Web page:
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A Red, White And Blue Christmas

The holiday season has arrived at the White House and First lady Laura Bush gave The Early Show's Maggie Rodriguez a grand tour.

This year's theme, "A Red, White and Blue Christmas," celebrates the patriotic spirit that unites us as Americans.

"We thought it was perfect for an election year and for our last year here. It's also a theme that American's have suggested to me," Mrs. Bush said from the grand hallway.

Mindful of the economic plight, many of this year's decorations are recycled or repurposed.

"Just like every family, we recycled. And, of course, when red is one of your predominant colors, that's easy," Mrs. Bush said. "We also used LED lights on the trees, which are much more energy efficient."

Many of this year's decorations were used in past Christmases.

Located in the Blue Room, the official White House Christmas tree is an 18 1/2-foot-tall Fraser fir from Crumpler, N.C. In fact, all 27 White House Christmas trees this year come from the Tar Heel State.

To decorate it, Mrs. Bush handed out round silver balls to all 535 members of Congress and asked them to pick artists to decorate the ornaments for the tree.

The ornaments are supposed to feature something special about each congressional district, and include ones from the offices of Senators Clinton, Obama, Biden and McCain.

Artists of all ages participated. Mrs. Bush says the oldest is a 90-year-old man and the youngest is 8-year-old girl from Virginia with a brain tumor.

Another tradition at the White House is an exact gingerbread replica of the White House's North Portico. It features replicas of the Bush family pets in a sleigh on the roof and cookies fashioned after the Old Guard Fife and Drum Corps.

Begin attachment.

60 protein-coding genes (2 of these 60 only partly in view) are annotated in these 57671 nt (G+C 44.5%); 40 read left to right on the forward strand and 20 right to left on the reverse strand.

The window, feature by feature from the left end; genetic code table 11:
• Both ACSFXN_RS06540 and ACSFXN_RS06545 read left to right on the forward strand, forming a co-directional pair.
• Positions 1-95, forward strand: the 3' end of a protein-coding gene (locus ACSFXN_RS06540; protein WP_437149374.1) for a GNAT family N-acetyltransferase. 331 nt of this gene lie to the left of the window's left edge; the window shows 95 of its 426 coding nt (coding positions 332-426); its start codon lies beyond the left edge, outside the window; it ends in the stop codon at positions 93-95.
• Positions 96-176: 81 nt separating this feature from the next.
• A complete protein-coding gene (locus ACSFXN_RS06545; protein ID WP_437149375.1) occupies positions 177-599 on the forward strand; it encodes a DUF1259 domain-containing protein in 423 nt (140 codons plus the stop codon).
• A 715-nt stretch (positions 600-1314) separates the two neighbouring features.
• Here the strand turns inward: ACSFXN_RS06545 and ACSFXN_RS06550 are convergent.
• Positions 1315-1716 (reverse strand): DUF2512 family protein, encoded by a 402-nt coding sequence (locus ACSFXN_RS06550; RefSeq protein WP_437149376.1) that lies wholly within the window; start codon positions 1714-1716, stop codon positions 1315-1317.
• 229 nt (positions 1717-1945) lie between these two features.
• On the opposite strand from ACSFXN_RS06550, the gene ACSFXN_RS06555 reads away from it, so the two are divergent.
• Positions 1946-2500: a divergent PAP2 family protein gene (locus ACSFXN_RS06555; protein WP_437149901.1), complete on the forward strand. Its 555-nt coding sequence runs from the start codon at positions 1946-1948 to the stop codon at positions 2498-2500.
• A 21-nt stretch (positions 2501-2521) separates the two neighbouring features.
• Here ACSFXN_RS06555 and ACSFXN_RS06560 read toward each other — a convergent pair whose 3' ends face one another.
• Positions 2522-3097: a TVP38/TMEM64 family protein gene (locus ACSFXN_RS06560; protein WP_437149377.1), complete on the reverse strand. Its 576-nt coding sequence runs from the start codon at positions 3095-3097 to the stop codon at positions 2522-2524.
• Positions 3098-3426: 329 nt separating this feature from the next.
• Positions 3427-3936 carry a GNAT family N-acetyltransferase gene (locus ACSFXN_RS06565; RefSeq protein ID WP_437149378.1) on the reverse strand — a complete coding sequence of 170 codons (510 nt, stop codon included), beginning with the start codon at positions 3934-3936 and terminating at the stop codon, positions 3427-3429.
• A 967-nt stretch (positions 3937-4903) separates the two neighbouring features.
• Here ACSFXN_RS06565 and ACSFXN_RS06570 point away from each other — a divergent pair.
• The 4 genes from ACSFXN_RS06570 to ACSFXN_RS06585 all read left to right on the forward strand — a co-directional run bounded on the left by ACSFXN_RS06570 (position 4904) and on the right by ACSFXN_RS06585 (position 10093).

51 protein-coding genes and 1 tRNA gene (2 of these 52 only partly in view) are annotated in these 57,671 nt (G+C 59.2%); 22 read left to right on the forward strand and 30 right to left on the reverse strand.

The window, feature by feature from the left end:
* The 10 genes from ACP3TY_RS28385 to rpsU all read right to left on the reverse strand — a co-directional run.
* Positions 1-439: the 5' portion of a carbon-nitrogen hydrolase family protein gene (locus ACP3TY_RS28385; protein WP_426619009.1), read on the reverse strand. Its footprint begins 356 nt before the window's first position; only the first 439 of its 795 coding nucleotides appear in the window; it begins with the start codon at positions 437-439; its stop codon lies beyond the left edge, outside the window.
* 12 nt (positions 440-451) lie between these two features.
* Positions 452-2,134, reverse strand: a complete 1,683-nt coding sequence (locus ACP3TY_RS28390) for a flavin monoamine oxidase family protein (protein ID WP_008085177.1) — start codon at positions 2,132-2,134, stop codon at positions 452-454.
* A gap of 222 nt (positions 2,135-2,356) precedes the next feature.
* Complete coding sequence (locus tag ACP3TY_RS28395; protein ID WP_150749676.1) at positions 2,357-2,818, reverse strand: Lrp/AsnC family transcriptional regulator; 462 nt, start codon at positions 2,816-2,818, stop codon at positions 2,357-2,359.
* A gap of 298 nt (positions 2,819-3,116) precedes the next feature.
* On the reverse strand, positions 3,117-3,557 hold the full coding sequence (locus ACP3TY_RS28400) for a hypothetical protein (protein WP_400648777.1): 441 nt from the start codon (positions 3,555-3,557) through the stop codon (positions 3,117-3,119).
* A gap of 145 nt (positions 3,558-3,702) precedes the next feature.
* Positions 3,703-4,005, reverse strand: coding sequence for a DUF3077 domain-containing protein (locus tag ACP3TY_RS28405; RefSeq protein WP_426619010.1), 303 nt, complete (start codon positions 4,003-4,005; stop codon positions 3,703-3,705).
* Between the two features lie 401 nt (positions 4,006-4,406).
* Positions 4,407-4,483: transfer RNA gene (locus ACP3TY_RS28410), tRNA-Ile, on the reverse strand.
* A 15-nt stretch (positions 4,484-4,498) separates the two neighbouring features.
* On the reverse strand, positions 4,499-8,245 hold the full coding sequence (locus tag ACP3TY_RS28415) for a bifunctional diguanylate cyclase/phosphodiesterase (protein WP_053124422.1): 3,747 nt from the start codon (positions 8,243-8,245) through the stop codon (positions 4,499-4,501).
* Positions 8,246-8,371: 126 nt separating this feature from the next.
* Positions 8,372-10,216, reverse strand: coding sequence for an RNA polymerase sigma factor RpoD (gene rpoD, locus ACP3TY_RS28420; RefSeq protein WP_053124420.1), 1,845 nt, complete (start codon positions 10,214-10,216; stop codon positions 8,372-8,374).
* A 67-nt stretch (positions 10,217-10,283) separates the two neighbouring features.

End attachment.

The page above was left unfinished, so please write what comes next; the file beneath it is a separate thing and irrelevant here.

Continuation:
Covered in more than 350 pounds of white chocolate, the sweet creation weighs about 475 pounds.

Mrs. Bush says her final Christmas in the White House is bittersweet, but she looks forward to going home to Texas.

"It's with mixed emotions. You know when you move here you that you'll just have four years or eight years if you're re-elected. So you know all that time that there will be a day that you leave," she said. "Of course, we've been here on the day when other presidents, like President George H.W. Bush, left. So I think from them, George and Barbara Bush -- our father and mother -- we have a really good example of life after the White House. So we look forward to it."

"We say goodbye with great gratitude to everybody here that works at the White House -- both the people who work here for every president, as well as, obviously, the people who work here for us that will be going on themselves."

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